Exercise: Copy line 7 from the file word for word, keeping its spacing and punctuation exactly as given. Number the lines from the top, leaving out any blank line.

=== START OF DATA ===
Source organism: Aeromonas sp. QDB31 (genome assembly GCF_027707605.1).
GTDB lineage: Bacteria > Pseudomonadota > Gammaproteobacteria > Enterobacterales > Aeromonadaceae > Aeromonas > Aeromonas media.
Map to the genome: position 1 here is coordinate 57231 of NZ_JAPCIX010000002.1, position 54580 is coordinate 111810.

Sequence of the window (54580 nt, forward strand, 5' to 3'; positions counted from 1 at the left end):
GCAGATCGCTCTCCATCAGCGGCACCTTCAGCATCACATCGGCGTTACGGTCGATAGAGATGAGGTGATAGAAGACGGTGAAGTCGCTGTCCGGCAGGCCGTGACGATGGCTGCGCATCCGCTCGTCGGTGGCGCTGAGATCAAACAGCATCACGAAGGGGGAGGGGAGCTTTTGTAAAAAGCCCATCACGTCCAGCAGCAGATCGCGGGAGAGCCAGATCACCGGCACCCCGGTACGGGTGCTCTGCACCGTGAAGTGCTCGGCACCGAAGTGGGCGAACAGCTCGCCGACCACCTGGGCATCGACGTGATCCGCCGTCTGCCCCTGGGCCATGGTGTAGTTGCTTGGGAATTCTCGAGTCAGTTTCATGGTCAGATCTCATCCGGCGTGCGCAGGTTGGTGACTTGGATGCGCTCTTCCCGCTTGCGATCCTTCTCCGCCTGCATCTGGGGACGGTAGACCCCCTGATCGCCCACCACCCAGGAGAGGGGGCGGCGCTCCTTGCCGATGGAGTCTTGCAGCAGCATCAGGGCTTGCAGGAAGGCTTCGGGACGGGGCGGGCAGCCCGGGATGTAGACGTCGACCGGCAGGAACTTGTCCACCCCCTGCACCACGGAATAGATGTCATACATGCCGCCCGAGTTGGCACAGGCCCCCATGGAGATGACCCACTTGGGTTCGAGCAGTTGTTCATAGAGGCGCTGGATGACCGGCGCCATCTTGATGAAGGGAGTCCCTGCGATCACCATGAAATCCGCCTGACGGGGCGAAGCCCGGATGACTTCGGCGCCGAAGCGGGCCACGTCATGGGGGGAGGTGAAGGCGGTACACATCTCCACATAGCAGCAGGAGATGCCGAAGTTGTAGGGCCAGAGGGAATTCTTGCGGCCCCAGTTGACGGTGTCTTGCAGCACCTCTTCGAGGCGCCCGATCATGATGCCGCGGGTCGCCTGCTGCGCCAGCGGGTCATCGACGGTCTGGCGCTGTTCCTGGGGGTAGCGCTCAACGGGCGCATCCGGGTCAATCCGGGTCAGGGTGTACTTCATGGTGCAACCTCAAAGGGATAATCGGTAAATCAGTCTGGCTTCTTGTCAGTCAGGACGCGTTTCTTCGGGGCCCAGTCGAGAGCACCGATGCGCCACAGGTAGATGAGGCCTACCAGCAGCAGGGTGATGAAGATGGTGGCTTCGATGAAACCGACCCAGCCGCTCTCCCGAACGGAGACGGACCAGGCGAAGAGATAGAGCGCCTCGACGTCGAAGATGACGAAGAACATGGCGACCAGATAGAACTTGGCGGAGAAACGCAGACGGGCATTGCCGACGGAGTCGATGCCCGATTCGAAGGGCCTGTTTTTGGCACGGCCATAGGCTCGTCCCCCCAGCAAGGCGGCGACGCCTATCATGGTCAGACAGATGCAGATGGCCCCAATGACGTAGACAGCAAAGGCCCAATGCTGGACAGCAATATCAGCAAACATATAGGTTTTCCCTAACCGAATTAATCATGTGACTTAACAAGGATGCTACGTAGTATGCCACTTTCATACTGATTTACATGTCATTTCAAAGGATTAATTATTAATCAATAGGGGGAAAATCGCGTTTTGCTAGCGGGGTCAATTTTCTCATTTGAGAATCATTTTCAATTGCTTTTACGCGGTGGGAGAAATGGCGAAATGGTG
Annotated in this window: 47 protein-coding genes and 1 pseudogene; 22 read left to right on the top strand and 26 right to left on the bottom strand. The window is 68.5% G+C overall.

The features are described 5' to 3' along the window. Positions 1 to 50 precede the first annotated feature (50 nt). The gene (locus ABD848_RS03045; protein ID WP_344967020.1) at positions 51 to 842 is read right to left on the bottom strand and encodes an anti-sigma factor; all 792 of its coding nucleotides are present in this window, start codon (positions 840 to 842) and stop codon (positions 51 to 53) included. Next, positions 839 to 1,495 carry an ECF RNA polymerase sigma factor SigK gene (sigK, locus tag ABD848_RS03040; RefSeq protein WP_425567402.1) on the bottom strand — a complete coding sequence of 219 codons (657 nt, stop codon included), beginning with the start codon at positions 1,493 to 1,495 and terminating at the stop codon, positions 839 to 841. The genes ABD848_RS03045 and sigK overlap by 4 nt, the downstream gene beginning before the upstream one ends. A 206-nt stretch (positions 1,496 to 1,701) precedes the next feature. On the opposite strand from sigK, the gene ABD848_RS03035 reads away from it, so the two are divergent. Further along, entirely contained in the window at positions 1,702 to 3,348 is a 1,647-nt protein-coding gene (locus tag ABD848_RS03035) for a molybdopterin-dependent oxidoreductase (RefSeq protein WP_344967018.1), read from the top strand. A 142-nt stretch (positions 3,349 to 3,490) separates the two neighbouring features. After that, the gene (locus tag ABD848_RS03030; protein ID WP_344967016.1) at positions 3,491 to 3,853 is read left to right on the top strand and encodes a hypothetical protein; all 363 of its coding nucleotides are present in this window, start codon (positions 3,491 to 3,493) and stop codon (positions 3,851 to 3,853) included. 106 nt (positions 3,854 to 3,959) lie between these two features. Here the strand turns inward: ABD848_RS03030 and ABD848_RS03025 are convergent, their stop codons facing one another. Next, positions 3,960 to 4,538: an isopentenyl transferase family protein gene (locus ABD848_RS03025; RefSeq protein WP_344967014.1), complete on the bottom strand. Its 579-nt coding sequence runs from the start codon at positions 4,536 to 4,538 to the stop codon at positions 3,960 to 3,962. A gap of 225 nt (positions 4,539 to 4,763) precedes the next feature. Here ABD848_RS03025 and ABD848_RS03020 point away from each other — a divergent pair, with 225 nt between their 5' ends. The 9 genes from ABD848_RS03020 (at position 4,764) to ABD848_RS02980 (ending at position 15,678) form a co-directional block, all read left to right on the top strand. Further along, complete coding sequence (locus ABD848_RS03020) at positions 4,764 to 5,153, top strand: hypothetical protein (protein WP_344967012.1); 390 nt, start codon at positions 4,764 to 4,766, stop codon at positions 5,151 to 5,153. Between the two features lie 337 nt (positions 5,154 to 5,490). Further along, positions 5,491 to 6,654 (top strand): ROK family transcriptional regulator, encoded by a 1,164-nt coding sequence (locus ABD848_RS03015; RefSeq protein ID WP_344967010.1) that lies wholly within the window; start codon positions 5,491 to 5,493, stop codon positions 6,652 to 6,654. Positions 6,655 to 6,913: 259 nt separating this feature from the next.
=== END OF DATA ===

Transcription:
The features are described 5' to 3' along the window. Positions 1 to 50 precede the first annotated feature (50 nt). The gene (locus ABD848_RS03045; protein ID WP_344967020.1) at positions 51 to 842 is read right to left on the bottom strand and encodes an anti-sigma factor; all 792 of its coding nucleotides are present in this window, start codon (positions 840 to 842) and stop codon (positions 51 to 53) included. Next, positions 839 to 1,495 carry an ECF RNA polymerase sigma factor SigK gene (sigK, locus tag ABD848_RS03040; RefSeq protein WP_425567402.1) on the bottom strand — a complete coding sequence of 219 codons (657 nt, stop codon included), beginning with the start codon at positions 1,493 to 1,495 and terminating at the stop codon, positions 839 to 841. The genes ABD848_RS03045 and sigK overlap by 4 nt, the downstream gene beginning before the upstream one ends. A 206-nt stretch (positions 1,496 to 1,701) precedes the next feature. On the opposite strand from sigK, the gene ABD848_RS03035 reads away from it, so the two are divergent. Further along, entirely contained in the window at positions 1,702 to 3,348 is a 1,647-nt protein-coding gene (locus tag ABD848_RS03035) for a molybdopterin-dependent oxidoreductase (RefSeq protein WP_344967018.1), read from the top strand. A 142-nt stretch (positions 3,349 to 3,490) separates the two neighbouring features. After that, the gene (locus tag ABD848_RS03030; protein ID WP_344967016.1) at positions 3,491 to 3,853 is read left to right on the top strand and encodes a hypothetical protein; all 363 of its coding nucleotides are present in this window, start codon (positions 3,491 to 3,493) and stop codon (positions 3,851 to 3,853) included. 106 nt (positions 3,854 to 3,959) lie between these two features. Here the strand turns inward: ABD848_RS03030 and ABD848_RS03025 are convergent, their stop codons facing one another. Next, positions 3,960 to 4,538: an isopentenyl transferase family protein gene (locus ABD848_RS03025; RefSeq protein WP_344967014.1), complete on the bottom strand. Its 579-nt coding sequence runs from the start codon at positions 4,536 to 4,538 to the stop codon at positions 3,960 to 3,962. A gap of 225 nt (positions 4,539 to 4,763) precedes the next feature. Here ABD848_RS03025 and ABD848_RS03020 point away from each other — a divergent pair, with 225 nt between their 5' ends. The 9 genes from ABD848_RS03020 (at position 4,764) to ABD848_RS02980 (ending at position 15,678) form a co-directional block, all read left to right on the top strand. Further along, complete coding sequence (locus ABD848_RS03020) at positions 4,764 to 5,153, top strand: hypothetical protein (protein WP_344967012.1); 390 nt, start codon at positions 4,764 to 4,766, stop codon at positions 5,151 to 5,153. Between the two features lie 337 nt (positions 5,154 to 5,490). Further along, positions 5,491 to 6,654 (top strand): ROK family transcriptional regulator, encoded by a 1,164-nt coding sequence (locus ABD848_RS03015; RefSeq protein ID WP_344967010.1) that lies wholly within the window; start codon positions 5,491 to 5,493, stop codon positions 6,652 to 6,654. Positions 6,655 to 6,913: 259 nt separating this feature from the next.